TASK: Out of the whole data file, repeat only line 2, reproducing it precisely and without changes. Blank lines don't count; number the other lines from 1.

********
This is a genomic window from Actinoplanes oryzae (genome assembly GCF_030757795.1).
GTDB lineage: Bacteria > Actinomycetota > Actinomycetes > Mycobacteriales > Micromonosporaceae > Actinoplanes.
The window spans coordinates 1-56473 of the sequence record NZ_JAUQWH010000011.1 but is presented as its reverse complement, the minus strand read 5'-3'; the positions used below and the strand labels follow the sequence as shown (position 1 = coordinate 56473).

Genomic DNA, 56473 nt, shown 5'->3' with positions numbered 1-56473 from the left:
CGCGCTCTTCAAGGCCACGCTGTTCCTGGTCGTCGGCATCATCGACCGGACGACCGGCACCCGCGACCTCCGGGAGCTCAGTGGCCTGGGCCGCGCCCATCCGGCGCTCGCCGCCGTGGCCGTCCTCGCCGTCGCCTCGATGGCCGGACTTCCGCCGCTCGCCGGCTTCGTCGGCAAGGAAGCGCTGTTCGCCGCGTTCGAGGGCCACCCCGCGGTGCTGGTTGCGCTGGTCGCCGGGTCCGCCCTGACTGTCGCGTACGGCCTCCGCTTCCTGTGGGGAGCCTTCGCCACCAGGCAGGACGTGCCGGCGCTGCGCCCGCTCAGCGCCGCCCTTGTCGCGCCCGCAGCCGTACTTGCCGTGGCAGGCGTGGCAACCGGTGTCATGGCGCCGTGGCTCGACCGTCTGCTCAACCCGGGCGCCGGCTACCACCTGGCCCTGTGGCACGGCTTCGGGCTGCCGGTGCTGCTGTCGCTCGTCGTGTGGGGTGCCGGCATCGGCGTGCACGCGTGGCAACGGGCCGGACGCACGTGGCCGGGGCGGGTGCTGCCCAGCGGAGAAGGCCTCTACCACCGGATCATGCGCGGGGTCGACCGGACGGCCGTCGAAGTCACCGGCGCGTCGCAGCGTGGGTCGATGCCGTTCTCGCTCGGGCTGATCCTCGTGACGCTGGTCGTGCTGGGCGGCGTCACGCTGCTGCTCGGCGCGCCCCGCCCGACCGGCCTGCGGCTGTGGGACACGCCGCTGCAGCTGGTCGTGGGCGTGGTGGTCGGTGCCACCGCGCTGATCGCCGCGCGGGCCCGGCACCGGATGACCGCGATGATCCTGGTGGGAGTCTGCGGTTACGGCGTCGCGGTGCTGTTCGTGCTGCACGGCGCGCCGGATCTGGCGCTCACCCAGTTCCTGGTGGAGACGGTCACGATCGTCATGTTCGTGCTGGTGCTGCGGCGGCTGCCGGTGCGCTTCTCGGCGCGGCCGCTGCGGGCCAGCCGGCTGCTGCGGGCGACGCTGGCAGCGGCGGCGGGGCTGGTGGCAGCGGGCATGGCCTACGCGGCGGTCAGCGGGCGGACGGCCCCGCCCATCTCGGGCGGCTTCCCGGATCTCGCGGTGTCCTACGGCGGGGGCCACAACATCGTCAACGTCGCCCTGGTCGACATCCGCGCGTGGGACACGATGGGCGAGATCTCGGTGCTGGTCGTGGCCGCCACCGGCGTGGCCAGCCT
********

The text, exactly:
GTDB lineage: Bacteria > Actinomycetota > Actinomycetes > Mycobacteriales > Micromonosporaceae > Actinoplanes.